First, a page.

NASHVILLE — Kory Wheeler was working his Sunday shift at the coffeehouse when a producer for American Idol came in for a caffeine fix.

“I was making small talk while I was making coffee and said, ‘You know, it’d be a really cool story if you let me come audition,’ ” the Bongo Java barista said Monday. “They did. And here I am.”

A few minutes after singing for judges Harry Connick Jr., Jennifer Lopez and Keith Urban, Wheeler, 25, took off through the doors of Music City Center with Ryan Seacrest and a camera crew in tow, running across the street to tell his co-workers the news: He’s going to Hollywood!

Wheeler is one of the first golden-ticket winners for Season 14 of Fox’s Idol. But he’s not the only unique story in a year where Idol producers are trying to cover more ground in the quest to unearth potential superstars.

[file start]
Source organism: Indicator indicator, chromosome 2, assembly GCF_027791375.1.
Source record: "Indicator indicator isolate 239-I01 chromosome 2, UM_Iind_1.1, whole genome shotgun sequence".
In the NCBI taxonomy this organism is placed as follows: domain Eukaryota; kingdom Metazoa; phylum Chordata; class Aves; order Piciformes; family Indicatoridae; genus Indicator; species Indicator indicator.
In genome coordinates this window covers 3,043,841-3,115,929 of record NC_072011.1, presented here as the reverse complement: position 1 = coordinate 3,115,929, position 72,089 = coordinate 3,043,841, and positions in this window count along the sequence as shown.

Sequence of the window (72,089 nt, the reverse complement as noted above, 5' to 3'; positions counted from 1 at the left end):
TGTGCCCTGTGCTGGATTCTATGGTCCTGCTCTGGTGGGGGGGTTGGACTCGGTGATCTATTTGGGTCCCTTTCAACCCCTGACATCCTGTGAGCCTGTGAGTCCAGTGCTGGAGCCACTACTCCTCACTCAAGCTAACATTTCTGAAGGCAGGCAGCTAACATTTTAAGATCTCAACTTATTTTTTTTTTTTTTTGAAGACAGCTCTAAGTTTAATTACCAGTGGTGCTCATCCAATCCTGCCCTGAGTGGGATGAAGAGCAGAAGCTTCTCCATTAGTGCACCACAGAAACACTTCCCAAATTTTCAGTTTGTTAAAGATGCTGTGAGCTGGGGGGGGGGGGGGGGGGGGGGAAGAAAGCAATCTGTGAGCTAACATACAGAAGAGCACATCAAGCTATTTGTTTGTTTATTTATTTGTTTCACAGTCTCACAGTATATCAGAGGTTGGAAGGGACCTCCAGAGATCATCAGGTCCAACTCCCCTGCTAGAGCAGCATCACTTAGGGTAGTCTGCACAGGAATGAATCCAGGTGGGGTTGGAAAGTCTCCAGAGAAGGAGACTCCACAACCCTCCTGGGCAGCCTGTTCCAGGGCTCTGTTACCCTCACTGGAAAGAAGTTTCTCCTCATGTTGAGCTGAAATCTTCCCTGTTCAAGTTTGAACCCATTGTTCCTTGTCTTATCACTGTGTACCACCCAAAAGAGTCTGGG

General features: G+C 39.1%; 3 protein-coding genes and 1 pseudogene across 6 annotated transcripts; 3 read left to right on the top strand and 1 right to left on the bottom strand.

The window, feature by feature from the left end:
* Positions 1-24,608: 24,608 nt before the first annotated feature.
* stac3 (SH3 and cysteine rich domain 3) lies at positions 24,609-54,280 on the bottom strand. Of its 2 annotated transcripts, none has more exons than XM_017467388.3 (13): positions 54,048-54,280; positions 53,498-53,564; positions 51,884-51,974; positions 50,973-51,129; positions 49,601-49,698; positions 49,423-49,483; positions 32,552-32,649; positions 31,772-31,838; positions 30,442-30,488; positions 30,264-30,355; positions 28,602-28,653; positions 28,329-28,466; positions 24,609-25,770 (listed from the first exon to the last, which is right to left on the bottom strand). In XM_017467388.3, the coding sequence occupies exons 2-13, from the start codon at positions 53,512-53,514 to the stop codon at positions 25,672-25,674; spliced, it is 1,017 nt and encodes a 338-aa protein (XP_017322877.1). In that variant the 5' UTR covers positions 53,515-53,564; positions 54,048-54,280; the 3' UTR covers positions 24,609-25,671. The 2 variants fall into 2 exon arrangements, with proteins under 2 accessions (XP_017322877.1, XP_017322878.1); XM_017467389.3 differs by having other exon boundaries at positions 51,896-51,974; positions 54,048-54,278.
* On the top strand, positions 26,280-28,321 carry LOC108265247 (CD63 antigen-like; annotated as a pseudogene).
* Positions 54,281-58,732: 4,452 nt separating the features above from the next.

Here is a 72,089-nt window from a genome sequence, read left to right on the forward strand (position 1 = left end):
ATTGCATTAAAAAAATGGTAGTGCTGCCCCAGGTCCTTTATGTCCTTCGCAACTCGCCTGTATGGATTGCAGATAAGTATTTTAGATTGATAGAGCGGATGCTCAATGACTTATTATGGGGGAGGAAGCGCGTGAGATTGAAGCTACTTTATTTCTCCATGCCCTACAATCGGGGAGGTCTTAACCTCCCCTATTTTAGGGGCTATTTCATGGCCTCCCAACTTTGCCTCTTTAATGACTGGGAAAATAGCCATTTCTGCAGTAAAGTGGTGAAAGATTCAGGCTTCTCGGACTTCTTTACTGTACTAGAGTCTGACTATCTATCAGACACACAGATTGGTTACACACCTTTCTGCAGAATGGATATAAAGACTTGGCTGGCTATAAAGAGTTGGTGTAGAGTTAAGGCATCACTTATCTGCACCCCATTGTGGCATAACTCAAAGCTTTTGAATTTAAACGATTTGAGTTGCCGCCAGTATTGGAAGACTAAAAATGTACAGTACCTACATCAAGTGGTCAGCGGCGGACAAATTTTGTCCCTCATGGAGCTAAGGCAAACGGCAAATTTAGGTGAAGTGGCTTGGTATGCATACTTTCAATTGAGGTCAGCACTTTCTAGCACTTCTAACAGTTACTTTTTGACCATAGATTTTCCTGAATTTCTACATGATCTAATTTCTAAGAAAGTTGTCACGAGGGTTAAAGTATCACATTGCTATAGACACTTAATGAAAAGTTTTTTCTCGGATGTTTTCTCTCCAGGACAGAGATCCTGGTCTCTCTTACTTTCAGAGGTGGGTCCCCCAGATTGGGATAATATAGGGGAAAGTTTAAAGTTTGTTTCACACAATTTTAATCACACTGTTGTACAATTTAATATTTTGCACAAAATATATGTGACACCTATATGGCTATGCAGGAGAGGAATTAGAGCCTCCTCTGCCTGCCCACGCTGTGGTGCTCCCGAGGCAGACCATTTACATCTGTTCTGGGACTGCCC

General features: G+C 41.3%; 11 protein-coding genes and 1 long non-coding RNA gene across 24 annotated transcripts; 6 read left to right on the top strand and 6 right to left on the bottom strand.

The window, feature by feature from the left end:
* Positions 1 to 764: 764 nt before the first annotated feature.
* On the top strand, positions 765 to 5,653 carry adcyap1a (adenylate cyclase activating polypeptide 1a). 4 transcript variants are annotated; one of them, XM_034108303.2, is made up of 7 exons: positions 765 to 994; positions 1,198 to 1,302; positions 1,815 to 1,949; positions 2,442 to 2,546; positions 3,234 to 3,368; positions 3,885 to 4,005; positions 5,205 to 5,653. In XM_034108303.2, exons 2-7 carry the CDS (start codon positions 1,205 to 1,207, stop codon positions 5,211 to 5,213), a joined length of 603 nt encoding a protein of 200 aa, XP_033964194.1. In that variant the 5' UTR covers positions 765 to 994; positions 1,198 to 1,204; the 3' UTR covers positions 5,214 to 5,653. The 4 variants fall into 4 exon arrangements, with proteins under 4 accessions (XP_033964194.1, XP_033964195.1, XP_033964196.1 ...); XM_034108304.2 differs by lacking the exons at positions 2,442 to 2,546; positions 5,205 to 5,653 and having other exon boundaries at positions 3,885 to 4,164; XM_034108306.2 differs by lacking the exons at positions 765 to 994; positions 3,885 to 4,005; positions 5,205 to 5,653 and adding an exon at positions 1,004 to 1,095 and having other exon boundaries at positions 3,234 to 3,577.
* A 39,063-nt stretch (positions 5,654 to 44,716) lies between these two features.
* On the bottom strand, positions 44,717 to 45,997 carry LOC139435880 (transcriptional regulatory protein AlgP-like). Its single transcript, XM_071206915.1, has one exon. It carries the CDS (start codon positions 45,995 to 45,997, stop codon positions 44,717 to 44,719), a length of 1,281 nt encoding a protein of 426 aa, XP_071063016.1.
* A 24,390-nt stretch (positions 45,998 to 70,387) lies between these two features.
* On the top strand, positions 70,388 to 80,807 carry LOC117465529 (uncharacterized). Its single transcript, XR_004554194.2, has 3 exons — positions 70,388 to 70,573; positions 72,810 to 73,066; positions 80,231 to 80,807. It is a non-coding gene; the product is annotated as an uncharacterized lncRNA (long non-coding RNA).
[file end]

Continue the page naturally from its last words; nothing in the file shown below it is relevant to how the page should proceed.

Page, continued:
“We found one guy who was a pedicab driver,” says senior producer Rob McLeod. “And we brought him in here and the judges liked him.”

In addition to holding auditions in five major cities Idol producers also have accepted contestants through online auditions and a “silver ticket” promotion in which local Fox affiliates hold their own auditions and send the winners to sing for the judges.

Idol also has expanded its bus tour, which traveled to secondary markets last season and yielded finalists Dexter Roberts and C.J. Harris. “When we hit these smaller cities, we really see people come out,” McLeod says. “We’re reaching people who normally wouldn’t be able to come see us.”

Some of those 11 bus-tour stops have drawn more people than the regular audition cities. Richmond, Va., for instance, drew 6,000 people, whereas last week’s initial Nashville auditions drew slightly more than 4,000.

On Sunday, the judges heard approximately 30 singers who survived the first two cuts in Nashville. They expected to hear about that many Monday.

“Sunday was a good day, but it wasn’t an explosive day,” Lopez says. “We found two or three people who could be in…